Uber founder Travis Kalanick bets big on India with new venture
Travis Kalanick’s new fund 10100 will look to invest in real estate, e-commerce and emerging technologies in countries such as India and China
Bengaluru: Uber Technologies Inc. founder Travis Kalanick, who was ousted from his role as the ride-hailing giant’s chief executive last year, has started a new venture investment fund called 10100, which will look to invest in emerging technologies in countries such as India and China, among other things.
In a Twitter announcement on Thursday, Kalanick said he had begun to make investments and started working with entrepreneurs over the past few months as part of his efforts to move on from his stint at Uber—a company that he co-founded with Garrett Camp in 2009.
“Over the past few months, I’ve started thinking about what’s next. I’ve begun making investments, joining boards, working with entrepreneurs and non-profits. Today I’m announcing the creation of a fund called 10100 (pronounced ten-one-hundred), home to my passions, investments, ideas and big bets. It will be overseeing my for-profit investments as well as my non-profit work,” said Kalanick in the statement.
In the latest announcement, Kalanick did not specify the size of his new fund nor share details of the number and size of investments the fund would look to make. Kalanick did not immediately respond to an emailed request for more information on the new fund.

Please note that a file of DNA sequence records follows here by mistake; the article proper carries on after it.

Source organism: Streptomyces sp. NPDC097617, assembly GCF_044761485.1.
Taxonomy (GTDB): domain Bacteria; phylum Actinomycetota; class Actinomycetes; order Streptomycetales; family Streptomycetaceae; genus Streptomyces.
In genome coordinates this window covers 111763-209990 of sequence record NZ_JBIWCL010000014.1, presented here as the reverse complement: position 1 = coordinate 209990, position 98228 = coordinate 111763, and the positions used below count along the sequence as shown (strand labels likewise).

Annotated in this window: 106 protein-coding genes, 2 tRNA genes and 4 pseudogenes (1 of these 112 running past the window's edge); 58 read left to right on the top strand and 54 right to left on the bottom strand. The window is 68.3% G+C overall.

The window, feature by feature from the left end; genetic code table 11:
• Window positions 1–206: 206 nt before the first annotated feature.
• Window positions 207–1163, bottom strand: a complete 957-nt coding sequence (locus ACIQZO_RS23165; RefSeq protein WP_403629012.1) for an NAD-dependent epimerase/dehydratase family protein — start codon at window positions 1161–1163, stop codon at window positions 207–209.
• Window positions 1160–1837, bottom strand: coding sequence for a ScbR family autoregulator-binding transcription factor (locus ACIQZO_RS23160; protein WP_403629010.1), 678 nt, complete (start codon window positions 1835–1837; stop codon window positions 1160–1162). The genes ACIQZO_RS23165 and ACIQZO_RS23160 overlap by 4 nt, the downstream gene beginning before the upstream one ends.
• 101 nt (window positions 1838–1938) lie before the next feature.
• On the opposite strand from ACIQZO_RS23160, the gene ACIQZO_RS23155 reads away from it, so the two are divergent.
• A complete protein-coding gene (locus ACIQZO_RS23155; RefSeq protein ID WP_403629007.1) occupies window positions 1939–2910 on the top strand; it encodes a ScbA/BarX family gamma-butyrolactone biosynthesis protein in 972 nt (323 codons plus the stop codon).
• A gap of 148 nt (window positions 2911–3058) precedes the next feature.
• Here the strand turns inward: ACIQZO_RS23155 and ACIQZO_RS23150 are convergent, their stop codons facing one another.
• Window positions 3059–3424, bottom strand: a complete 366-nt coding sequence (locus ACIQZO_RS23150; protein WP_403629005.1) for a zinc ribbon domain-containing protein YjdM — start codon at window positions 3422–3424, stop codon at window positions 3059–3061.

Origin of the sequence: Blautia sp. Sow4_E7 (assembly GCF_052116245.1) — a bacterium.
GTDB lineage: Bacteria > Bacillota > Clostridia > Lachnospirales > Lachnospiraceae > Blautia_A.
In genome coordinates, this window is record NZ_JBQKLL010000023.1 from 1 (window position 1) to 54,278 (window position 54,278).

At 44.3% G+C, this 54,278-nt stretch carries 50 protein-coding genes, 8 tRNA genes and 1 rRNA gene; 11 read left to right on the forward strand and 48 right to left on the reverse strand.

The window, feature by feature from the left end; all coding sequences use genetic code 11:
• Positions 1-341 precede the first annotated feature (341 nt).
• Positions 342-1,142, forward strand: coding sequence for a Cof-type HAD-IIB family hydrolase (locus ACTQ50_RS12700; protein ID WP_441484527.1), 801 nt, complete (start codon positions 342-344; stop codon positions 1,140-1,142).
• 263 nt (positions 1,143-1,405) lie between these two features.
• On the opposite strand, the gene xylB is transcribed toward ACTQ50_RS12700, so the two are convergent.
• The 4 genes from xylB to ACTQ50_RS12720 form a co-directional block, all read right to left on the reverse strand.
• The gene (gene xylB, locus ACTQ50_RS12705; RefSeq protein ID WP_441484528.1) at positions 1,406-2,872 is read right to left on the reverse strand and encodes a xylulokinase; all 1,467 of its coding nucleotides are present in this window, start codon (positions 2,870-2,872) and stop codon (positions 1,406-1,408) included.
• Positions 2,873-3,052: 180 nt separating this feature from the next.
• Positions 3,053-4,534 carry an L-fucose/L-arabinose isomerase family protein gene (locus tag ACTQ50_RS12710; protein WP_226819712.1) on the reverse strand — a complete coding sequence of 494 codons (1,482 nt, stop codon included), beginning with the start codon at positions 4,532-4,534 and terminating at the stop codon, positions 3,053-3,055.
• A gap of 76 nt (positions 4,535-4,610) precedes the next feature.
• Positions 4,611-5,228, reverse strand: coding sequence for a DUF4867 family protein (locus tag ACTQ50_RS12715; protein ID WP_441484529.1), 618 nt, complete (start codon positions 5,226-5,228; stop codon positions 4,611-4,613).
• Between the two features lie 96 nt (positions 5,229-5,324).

Other than emerging technologies in India and China, 10100 will focus on “large-scale job creation”, with investments in real estate, e-commerce and emerging innovation in China and India.
The new fund will also look to undertake non-profit initiatives that will initially focus on education and “the future of cities”, said Kalanick.
The launch of the fund comes less than a year after Kalanick resigned from Uber, following a tumultuous period at the ride-hailing firm, which was hit by several controversies and was accused of fostering a culture of workplace harassment and sexism, among other things. The controversies came to light broadly due to a blog post put out by former employee Susan Fowler and ultimately triggered an internal investigation that was conducted by former US attorney general Eric Holder.
Despite his exit from Uber, Kalanick continues to hold a seat on the board of the ride-hailing giant.
In recent months, Kalanick has also sold off a third of his entire stake in Uber to Japan’s SoftBank Capital, as part of a massive secondary transaction. That deal was estimated to be worth roughly $1.4 billion.
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